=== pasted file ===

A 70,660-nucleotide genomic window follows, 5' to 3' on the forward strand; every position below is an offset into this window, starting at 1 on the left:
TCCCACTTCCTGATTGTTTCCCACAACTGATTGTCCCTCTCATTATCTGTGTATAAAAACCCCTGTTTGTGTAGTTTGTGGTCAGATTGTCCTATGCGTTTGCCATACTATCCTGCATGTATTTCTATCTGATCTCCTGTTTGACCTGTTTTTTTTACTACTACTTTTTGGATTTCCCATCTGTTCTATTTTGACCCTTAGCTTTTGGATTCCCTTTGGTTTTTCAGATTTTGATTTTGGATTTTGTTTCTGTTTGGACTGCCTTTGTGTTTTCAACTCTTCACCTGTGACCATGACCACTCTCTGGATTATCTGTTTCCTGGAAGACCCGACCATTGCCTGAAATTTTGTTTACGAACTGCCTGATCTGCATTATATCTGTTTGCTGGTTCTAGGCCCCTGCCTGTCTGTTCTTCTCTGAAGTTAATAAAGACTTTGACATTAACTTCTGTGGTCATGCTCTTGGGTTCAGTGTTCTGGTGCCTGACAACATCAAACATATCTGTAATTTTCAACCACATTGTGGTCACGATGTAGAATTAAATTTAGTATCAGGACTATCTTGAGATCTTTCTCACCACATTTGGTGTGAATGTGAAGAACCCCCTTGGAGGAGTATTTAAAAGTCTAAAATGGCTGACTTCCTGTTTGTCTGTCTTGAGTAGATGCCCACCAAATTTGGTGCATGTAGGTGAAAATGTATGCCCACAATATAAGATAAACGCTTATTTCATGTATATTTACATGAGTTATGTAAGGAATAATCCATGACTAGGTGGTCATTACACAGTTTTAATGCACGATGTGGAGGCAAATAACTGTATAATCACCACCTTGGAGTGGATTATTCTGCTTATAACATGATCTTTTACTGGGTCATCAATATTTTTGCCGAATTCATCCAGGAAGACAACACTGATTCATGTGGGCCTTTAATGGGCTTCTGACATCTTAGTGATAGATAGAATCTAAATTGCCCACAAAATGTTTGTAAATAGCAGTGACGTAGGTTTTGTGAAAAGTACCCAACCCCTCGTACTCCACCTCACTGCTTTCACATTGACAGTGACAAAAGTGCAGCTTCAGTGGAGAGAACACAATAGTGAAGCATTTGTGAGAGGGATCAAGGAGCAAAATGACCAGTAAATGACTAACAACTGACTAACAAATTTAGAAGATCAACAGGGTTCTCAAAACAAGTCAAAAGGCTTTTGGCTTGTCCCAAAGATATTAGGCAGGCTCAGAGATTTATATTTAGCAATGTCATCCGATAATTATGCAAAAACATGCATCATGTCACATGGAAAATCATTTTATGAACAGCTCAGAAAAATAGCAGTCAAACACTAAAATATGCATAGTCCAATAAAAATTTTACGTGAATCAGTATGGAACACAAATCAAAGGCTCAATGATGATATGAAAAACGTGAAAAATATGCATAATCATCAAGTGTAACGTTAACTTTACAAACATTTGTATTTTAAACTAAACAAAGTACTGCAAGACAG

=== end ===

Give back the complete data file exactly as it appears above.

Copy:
A 70,660-nucleotide genomic window follows, 5' to 3' on the forward strand; every position below is an offset into this window, starting at 1 on the left:
TCCCACTTCCTGATTGTTTCCCACAACTGATTGTCCCTCTCATTATCTGTGTATAAAAACCCCTGTTTGTGTAGTTTGTGGTCAGATTGTCCTATGCGTTTGCCATACTATCCTGCATGTATTTCTATCTGATCTCCTGTTTGACCTGTTTTTTTTACTACTACTTTTTGGATTTCCCATCTGTTCTATTTTGACCCTTAGCTTTTGGATTCCCTTTGGTTTTTCAGATTTTGATTTTGGATTTTGTTTCTGTTTGGACTGCCTTTGTGTTTTCAACTCTTCACCTGTGACCATGACCACTCTCTGGATTATCTGTTTCCTGGAAGACCCGACCATTGCCTGAAATTTTGTTTACGAACTGCCTGATCTGCATTATATCTGTTTGCTGGTTCTAGGCCCCTGCCTGTCTGTTCTTCTCTGAAGTTAATAAAGACTTTGACATTAACTTCTGTGGTCATGCTCTTGGGTTCAGTGTTCTGGTGCCTGACAACATCAAACATATCTGTAATTTTCAACCACATTGTGGTCACGATGTAGAATTAAATTTAGTATCAGGACTATCTTGAGATCTTTCTCACCACATTTGGTGTGAATGTGAAGAACCCCCTTGGAGGAGTATTTAAAAGTCTAAAATGGCTGACTTCCTGTTTGTCTGTCTTGAGTAGATGCCCACCAAATTTGGTGCATGTAGGTGAAAATGTATGCCCACAATATAAGATAAACGCTTATTTCATGTATATTTACATGAGTTATGTAAGGAATAATCCATGACTAGGTGGTCATTACACAGTTTTAATGCACGATGTGGAGGCAAATAACTGTATAATCACCACCTTGGAGTGGATTATTCTGCTTATAACATGATCTTTTACTGGGTCATCAATATTTTTGCCGAATTCATCCAGGAAGACAACACTGATTCATGTGGGCCTTTAATGGGCTTCTGACATCTTAGTGATAGATAGAATCTAAATTGCCCACAAAATGTTTGTAAATAGCAGTGACGTAGGTTTTGTGAAAAGTACCCAACCCCTCGTACTCCACCTCACTGCTTTCACATTGACAGTGACAAAAGTGCAGCTTCAGTGGAGAGAACACAATAGTGAAGCATTTGTGAGAGGGATCAAGGAGCAAAATGACCAGTAAATGACTAACAACTGACTAACAAATTTAGAAGATCAACAGGGTTCTCAAAACAAGTCAAAAGGCTTTTGGCTTGTCCCAAAGATATTAGGCAGGCTCAGAGATTTATATTTAGCAATGTCATCCGATAATTATGCAAAAACATGCATCATGTCACATGGAAAATCATTTTATGAACAGCTCAGAAAAATAGCAGTCAAACACTAAAATATGCATAGTCCAATAAAAATTTTACGTGAATCAGTATGGAACACAAATCAAAGGCTCAATGATGATATGAAAAACGTGAAAAATATGCATAATCATCAAGTGTAACGTTAACTTTACAAACATTTGTATTTTAAACTAAACAAAGTACTGCAAGACAG